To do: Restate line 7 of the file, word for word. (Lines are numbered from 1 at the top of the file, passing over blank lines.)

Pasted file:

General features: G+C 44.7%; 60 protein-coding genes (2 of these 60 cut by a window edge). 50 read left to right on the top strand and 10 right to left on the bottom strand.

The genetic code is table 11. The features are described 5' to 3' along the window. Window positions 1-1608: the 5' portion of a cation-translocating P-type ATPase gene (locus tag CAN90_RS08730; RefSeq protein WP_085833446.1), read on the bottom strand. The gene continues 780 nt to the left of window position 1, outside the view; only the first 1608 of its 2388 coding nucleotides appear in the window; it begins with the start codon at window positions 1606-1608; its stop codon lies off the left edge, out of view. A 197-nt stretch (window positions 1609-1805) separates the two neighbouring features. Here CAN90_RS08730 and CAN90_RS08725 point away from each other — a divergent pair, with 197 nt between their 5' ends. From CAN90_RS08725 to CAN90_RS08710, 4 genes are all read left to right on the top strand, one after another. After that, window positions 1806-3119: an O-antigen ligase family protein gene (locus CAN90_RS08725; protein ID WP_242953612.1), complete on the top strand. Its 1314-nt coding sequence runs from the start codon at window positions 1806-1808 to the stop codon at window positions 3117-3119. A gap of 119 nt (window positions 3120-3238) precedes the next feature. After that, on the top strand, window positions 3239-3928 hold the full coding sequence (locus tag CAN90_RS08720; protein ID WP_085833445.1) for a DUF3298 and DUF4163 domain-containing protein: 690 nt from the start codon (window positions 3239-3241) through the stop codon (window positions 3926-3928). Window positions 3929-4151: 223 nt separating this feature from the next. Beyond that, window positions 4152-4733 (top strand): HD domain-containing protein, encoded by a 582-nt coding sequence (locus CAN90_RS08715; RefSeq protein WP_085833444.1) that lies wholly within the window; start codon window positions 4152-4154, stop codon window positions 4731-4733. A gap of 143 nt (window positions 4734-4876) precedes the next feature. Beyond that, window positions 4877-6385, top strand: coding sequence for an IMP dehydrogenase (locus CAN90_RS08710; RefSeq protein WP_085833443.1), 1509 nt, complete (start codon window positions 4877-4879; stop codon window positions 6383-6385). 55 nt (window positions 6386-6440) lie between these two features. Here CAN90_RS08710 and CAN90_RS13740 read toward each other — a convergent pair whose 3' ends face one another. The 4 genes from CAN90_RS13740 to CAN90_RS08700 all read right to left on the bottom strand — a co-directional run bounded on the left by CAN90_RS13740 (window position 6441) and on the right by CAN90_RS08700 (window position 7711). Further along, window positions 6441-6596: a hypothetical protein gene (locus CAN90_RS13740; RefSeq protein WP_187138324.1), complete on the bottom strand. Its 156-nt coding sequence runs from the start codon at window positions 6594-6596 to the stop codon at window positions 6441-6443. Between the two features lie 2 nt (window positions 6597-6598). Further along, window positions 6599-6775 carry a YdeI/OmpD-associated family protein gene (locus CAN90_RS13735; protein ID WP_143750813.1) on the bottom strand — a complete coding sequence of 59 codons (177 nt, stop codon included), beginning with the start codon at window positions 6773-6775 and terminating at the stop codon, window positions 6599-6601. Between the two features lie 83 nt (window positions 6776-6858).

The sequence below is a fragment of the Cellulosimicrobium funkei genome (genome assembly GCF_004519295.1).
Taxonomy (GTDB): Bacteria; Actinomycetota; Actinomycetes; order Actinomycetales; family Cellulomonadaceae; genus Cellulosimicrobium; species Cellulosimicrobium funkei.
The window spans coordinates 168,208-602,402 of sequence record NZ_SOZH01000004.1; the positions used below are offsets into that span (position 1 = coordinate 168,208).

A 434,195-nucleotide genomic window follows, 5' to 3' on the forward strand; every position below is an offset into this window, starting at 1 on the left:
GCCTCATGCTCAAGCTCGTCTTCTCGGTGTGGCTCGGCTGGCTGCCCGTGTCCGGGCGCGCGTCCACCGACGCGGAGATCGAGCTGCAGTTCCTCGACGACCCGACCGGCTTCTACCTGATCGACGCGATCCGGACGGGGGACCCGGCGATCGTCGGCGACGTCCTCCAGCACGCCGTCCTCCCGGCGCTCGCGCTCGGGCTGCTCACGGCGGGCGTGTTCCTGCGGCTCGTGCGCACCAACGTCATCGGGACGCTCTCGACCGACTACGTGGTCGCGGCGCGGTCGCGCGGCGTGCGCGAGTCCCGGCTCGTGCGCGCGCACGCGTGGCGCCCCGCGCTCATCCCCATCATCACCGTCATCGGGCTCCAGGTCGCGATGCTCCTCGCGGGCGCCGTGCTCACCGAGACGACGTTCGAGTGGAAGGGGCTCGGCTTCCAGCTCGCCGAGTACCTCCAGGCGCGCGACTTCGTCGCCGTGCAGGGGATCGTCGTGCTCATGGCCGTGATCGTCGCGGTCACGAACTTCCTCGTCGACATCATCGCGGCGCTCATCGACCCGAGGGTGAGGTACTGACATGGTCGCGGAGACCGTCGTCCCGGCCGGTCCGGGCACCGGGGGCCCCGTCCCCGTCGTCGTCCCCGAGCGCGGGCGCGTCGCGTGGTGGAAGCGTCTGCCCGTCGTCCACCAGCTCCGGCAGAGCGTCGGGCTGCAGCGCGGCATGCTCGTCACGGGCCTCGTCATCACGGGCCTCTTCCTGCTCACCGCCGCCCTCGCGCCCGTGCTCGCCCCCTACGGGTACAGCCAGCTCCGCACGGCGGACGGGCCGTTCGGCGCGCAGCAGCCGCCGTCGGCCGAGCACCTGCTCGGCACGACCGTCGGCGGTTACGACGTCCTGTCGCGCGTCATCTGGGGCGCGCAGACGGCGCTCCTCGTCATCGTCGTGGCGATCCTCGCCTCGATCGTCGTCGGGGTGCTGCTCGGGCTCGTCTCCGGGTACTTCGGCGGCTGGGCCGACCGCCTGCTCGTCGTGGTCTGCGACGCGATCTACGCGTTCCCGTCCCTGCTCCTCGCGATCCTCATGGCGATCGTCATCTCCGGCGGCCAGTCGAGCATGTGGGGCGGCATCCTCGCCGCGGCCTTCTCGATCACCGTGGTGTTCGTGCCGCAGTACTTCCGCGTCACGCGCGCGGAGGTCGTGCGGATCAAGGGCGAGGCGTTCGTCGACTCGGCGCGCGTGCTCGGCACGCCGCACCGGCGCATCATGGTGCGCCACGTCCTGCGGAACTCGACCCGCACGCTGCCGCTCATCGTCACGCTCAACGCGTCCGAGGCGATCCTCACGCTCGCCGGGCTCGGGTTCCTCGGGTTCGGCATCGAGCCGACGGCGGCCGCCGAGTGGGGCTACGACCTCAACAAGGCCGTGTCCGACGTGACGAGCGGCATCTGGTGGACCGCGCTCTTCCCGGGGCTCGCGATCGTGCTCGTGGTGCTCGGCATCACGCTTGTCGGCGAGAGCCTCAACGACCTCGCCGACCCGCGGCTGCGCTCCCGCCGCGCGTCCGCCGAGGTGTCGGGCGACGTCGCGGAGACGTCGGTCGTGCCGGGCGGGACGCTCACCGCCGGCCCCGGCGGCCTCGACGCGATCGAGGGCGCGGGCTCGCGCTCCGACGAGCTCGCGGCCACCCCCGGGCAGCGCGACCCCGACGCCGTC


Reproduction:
GCCTCATGCTCAAGCTCGTCTTCTCGGTGTGGCTCGGCTGGCTGCCCGTGTCCGGGCGCGCGTCCACCGACGCGGAGATCGAGCTGCAGTTCCTCGACGACCCGACCGGCTTCTACCTGATCGACGCGATCCGGACGGGGGACCCGGCGATCGTCGGCGACGTCCTCCAGCACGCCGTCCTCCCGGCGCTCGCGCTCGGGCTGCTCACGGCGGGCGTGTTCCTGCGGCTCGTGCGCACCAACGTCATCGGGACGCTCTCGACCGACTACGTGGTCGCGGCGCGGTCGCGCGGCGTGCGCGAGTCCCGGCTCGTGCGCGCGCACGCGTGGCGCCCCGCGCTCATCCCCATCATCACCGTCATCGGGCTCCAGGTCGCGATGCTCCTCGCGGGCGCCGTGCTCACCGAGACGACGTTCGAGTGGAAGGGGCTCGGCTTCCAGCTCGCCGAGTACCTCCAGGCGCGCGACTTCGTCGCCGTGCAGGGGATCGTCGTGCTCATGGCCGTGATCGTCGCGGTCACGAACTTCCTCGTCGACATCATCGCGGCGCTCATCGACCCGAGGGTGAGGTACTGACATGGTCGCGGAGACCGTCGTCCCGGCCGGTCCGGGCACCGGGGGCCCCGTCCCCGTCGTCGTCCCCGAGCGCGGGCGCGTCGCGTGGTGGAAGCGTCTGCCCGTCGTCCACCAGCTCCGGCAGAGCGTCGGGCTGCAGCGCGGCATGCTCGTCACGGGCCTCGTCATCACGGGCCTCTTCCTGCTCACCGCCGCCCTCGCGCCCGTGCTCGCCCCCTACGGGTACAGCCAGCTCCGCACGGCGGACGGGCCGTTCGGCGCGCAGCAGCCGCCGTCGGCCGAGCACCTGCTCGGCACGACCGTCGGCGGTTACGACGTCCTGTCGCGCGTCATCTGGGGCGCGCAGACGGCGCTCCTCGTCATCGTCGTGGCGATCCTCGCCTCGATCGTCGTCGGGGTGCTGCTCGGGCTCGTCTCCGGGTACTTCGGCGGCTGGGCCGACCGCCTGCTCGTCGTGGTCTGCGACGCGATCTACGCGTTCCCGTCCCTGCTCCTCGCGATCCTCATGGCGATCGTCATCTCCGGCGGCCAGTCGAGCATGTGGGGCGGCATCCTCGCCGCGGCCTTCTCGATCACCGTGGTGTTCGTGCCGCAGTACTTCCGCGTCACGCGCGCGGAGGTCGTGCGGATCAAGGGCGAGGCGTTCGTCGACTCGGCGCGCGTGCTCGGCACGCCGCACCGGCGCATCATGGTGCGCCACGTCCTGCGGAACTCGACCCGCACGCTGCCGCTCATCGTCACGCTCAACGCGTCCGAGGCGATCCTCACGCTCGCCGGGCTCGGGTTCCTCGGGTTCGGCATCGAGCCGACGGCGGCCGCCGAGTGGGGCTACGACCTCAACAAGGCCGTGTCCGACGTGACGAGCGGCATCTGGTGGACCGCGCTCTTCCCGGGGCTCGCGATCGTGCTCGTGGTGCTCGGCATCACGCTTGTCGGCGAGAGCCTCAACGACCTCGCCGACCCGCGGCTGCGCTCCCGCCGCGCGTCCGCCGAGGTGTCGGGCGACGTCGCGGAGACGTCGGTCGTGCCGGGCGGGACGCTCACCGCCGGCCCCGGCGGCCTCGACGCGATCGAGGGCGCGGGCTCGCGCTCCGACGAGCTCGCGGCCACCCCCGGGCAGCGCGACCCCGACGCCGTC